I have no answers or advice here, only observation. I observe bandwagon-jumping disguised as solidarity, solidarity mistaken for ‘ganging-up’, aggressors playing victim cards and lots of people pleading for everyone to just be nice to each other which angers those who are always being told to sit down, shut up and be grateful for the politeness of their persecution. I see escalation and division widening, and it’s all so fucking tribal. So human. Where to stand?

I’ll stay where I am most comfortable; advocating for human rights, wielding my own privilege on behalf of the marginalised, and biting my lip to remind myself that compassion is as important as conviction.

5 thoughts on “Fractures

  1. The ‘othering’ of people is something I find so vile. It is a tactic that has been used throughout history to silence people and keep them in their place. ‘That’ blog post is like hundreds written about people of colour in America during the civil rights movement. They were accused again and again of being rude and loud and demanding. And seeing that now being used against trans and NB people in this community is shocking to me.

    Thank you for writing this Rosie. There is a lot of wisdom and thought provoking stuff here.


    1. I agree, it’s only natural that people who have been unfairly fucked over are a bit cross about it! Thanks for your comment, I stand with you supporting our trans and NB kin x

  2. Thank you for writing this (my thoughts are still a bit jumbled, so I haven’t said much in general). I think what gets lost in the mix of everything is that these are not one-off moments. This didn’t just happen this one time (because it never does). These are patterns of behavior that have finally been exposed to scrutiny. For everyone who really wants people to settle down and be nice, while I understand the sentiment, in this situation specifically, the people directly hurt were “nice.” People did all the “right” things and started in DM and asked nicely and educated each other. Having been a witness to some of it, while I myself do not express anger publicly, I can understand the anger and the hurt. I don’t condone bullying or hate messages, but this can’t (and shouldn’t) just go away and we can’t pretend it’s not happening. (The general “we” not you, Rosie.)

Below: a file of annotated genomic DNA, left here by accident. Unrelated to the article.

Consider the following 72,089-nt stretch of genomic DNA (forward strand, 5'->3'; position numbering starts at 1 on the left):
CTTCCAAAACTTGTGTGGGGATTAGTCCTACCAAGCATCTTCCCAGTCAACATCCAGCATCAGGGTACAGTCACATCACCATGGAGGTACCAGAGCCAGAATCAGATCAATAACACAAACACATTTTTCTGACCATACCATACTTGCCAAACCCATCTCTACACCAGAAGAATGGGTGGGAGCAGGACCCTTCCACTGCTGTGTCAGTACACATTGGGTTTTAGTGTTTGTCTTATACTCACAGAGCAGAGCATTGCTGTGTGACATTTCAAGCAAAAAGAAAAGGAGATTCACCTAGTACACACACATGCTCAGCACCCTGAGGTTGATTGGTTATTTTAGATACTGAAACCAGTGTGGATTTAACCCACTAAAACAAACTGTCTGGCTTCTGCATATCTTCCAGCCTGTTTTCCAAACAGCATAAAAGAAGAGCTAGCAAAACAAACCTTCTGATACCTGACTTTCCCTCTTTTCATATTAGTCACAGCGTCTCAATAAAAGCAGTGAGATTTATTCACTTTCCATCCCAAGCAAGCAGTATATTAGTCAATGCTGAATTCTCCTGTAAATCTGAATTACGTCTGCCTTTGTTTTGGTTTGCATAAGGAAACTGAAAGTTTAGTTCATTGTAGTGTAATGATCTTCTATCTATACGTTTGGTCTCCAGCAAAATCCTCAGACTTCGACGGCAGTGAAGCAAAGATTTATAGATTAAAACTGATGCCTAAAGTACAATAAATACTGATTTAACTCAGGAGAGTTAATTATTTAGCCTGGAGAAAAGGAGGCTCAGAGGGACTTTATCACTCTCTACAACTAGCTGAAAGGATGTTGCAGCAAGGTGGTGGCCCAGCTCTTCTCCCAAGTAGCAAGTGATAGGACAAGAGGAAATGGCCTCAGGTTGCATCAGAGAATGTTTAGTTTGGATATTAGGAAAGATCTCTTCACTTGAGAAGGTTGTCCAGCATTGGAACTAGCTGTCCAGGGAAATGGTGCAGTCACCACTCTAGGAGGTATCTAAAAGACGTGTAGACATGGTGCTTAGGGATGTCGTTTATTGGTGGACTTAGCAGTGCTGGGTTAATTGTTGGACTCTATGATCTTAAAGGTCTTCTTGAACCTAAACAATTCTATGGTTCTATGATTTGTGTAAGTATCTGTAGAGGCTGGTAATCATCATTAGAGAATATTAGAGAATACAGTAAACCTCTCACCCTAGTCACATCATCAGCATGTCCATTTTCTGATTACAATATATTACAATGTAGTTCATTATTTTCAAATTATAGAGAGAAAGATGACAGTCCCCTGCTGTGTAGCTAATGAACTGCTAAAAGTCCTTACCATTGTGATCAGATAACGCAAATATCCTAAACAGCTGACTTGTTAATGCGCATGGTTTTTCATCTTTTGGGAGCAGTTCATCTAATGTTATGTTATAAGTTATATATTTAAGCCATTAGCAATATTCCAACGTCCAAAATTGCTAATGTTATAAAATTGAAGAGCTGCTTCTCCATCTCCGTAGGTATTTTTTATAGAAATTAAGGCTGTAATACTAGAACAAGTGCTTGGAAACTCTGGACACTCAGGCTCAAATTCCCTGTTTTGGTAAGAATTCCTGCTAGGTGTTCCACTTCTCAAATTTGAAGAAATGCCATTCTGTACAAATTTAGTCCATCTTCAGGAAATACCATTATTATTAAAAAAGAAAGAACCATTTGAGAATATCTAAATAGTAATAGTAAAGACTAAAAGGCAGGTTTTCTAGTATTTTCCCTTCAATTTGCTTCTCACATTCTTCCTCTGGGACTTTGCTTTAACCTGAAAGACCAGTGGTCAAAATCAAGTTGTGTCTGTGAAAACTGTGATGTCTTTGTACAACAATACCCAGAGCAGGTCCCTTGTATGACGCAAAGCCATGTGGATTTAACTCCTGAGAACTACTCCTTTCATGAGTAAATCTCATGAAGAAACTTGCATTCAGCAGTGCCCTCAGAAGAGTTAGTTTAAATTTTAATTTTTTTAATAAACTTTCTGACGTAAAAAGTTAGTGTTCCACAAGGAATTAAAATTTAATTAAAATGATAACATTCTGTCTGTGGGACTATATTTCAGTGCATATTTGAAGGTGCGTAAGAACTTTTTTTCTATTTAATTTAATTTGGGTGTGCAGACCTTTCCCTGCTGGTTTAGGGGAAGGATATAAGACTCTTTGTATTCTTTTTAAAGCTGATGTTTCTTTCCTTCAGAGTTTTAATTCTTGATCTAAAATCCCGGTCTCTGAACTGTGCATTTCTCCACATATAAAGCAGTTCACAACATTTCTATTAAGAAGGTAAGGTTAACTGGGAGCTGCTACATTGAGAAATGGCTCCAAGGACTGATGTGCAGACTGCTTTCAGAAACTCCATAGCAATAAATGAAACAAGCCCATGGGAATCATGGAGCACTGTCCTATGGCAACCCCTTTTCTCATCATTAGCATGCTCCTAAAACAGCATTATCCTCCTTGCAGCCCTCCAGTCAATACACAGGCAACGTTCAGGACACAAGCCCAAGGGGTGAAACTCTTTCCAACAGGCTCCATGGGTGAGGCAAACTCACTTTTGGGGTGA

But I also agree that we, especially those of us who are not within the NB and trans communities, have to find our own place to stand — and do what we think is right. My stance is inclusivity, respecting our differences, learning from each other, and no longer looking away from repeated bad actions (and the *reactions* when those bad actions are pointed out). While also recognizing that I will make mistakes and I will need to own those mistakes, correct them, and do my best not to repeat them.

    My eyes have been opened to a lot in this saga — before the gross blog post in question and certainly since then. And I come down firmly on the side of, “When people show you who they are, believe them.”

    Okay sorry for the ramble. Maybe my thoughts aren’t as jumbled as I thought they were.

    1. Yep. There is a structural aspect to this kind of thing, that’s why it feels so important to me to take a principled stand against transphobia and mistreatment of non-cis folx.